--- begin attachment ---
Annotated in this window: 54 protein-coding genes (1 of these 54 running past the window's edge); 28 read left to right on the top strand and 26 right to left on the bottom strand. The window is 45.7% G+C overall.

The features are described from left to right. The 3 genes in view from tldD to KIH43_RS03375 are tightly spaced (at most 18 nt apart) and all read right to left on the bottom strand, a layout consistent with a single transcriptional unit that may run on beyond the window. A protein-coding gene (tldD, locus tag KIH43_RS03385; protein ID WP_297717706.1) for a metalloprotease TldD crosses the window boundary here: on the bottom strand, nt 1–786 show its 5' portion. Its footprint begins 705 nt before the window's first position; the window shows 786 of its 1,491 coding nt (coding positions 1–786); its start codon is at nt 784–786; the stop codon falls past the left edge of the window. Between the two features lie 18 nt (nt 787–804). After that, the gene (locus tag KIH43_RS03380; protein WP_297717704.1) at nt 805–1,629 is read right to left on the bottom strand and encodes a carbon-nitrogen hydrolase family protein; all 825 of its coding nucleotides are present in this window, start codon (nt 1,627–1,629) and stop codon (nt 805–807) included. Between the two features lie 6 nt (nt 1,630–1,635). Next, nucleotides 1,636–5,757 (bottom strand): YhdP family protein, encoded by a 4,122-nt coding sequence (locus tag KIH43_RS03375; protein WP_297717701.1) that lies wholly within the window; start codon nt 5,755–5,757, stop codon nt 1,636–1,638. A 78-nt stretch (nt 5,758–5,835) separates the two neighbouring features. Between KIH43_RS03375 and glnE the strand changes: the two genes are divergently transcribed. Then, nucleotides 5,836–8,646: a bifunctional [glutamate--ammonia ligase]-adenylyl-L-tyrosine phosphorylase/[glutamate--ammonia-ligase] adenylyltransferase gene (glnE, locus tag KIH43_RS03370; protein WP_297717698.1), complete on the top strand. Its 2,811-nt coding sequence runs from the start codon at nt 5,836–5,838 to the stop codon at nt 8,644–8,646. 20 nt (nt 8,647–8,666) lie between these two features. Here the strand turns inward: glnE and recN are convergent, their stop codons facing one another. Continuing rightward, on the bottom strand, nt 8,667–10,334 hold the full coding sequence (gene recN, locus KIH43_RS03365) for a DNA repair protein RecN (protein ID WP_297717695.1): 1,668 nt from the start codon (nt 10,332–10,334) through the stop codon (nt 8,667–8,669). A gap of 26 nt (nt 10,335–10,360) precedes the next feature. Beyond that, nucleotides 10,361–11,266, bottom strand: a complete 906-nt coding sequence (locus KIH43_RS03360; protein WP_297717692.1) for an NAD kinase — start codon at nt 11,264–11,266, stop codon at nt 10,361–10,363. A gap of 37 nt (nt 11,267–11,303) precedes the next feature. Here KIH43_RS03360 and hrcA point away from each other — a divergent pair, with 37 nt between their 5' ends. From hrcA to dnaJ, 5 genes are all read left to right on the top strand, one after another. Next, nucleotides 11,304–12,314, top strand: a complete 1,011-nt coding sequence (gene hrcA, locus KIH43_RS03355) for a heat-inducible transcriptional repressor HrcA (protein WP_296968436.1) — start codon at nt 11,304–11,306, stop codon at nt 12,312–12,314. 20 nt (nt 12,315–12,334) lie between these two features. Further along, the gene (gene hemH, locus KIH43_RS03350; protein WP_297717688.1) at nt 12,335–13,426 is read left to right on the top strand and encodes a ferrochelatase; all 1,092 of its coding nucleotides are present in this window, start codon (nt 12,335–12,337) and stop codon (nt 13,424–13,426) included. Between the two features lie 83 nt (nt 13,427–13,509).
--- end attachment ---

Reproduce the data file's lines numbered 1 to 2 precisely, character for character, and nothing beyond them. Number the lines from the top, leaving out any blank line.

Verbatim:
Annotated in this window: 54 protein-coding genes (1 of these 54 running past the window's edge); 28 read left to right on the top strand and 26 right to left on the bottom strand. The window is 45.7% G+C overall.

The features are described from left to right. The 3 genes in view from tldD to KIH43_RS03375 are tightly spaced (at most 18 nt apart) and all read right to left on the bottom strand, a layout consistent with a single transcriptional unit that may run on beyond the window. A protein-coding gene (tldD, locus tag KIH43_RS03385; protein ID WP_297717706.1) for a metalloprotease TldD crosses the window boundary here: on the bottom strand, nt 1–786 show its 5' portion. Its footprint begins 705 nt before the window's first position; the window shows 786 of its 1,491 coding nt (coding positions 1–786); its start codon is at nt 784–786; the stop codon falls past the left edge of the window. Between the two features lie 18 nt (nt 787–804). After that, the gene (locus tag KIH43_RS03380; protein WP_297717704.1) at nt 805–1,629 is read right to left on the bottom strand and encodes a carbon-nitrogen hydrolase family protein; all 825 of its coding nucleotides are present in this window, start codon (nt 1,627–1,629) and stop codon (nt 805–807) included. Between the two features lie 6 nt (nt 1,630–1,635). Next, nucleotides 1,636–5,757 (bottom strand): YhdP family protein, encoded by a 4,122-nt coding sequence (locus tag KIH43_RS03375; protein WP_297717701.1) that lies wholly within the window; start codon nt 5,755–5,757, stop codon nt 1,636–1,638. A 78-nt stretch (nt 5,758–5,835) separates the two neighbouring features. Between KIH43_RS03375 and glnE the strand changes: the two genes are divergently transcribed. Then, nucleotides 5,836–8,646: a bifunctional [glutamate--ammonia ligase]-adenylyl-L-tyrosine phosphorylase/[glutamate--ammonia-ligase] adenylyltransferase gene (glnE, locus tag KIH43_RS03370; protein WP_297717698.1), complete on the top strand. Its 2,811-nt coding sequence runs from the start codon at nt 5,836–5,838 to the stop codon at nt 8,644–8,646. 20 nt (nt 8,647–8,666) lie between these two features. Here the strand turns inward: glnE and recN are convergent, their stop codons facing one another. Continuing rightward, on the bottom strand, nt 8,667–10,334 hold the full coding sequence (gene recN, locus KIH43_RS03365) for a DNA repair protein RecN (protein ID WP_297717695.1): 1,668 nt from the start codon (nt 10,332–10,334) through the stop codon (nt 8,667–8,669). A gap of 26 nt (nt 10,335–10,360) precedes the next feature. Beyond that, nucleotides 10,361–11,266, bottom strand: a complete 906-nt coding sequence (locus KIH43_RS03360; protein WP_297717692.1) for an NAD kinase — start codon at nt 11,264–11,266, stop codon at nt 10,361–10,363. A gap of 37 nt (nt 11,267–11,303) precedes the next feature. Here KIH43_RS03360 and hrcA point away from each other — a divergent pair, with 37 nt between their 5' ends. From hrcA to dnaJ, 5 genes are all read left to right on the top strand, one after another. Next, nucleotides 11,304–12,314, top strand: a complete 1,011-nt coding sequence (gene hrcA, locus KIH43_RS03355) for a heat-inducible transcriptional repressor HrcA (protein WP_296968436.1) — start codon at nt 11,304–11,306, stop codon at nt 12,312–12,314. 20 nt (nt 12,315–12,334) lie between these two features. Further along, the gene (gene hemH, locus KIH43_RS03350; protein WP_297717688.1) at nt 12,335–13,426 is read left to right on the top strand and encodes a ferrochelatase; all 1,092 of its coding nucleotides are present in this window, start codon (nt 12,335–12,337) and stop codon (nt 13,424–13,426) included. Between the two features lie 83 nt (nt 13,427–13,509).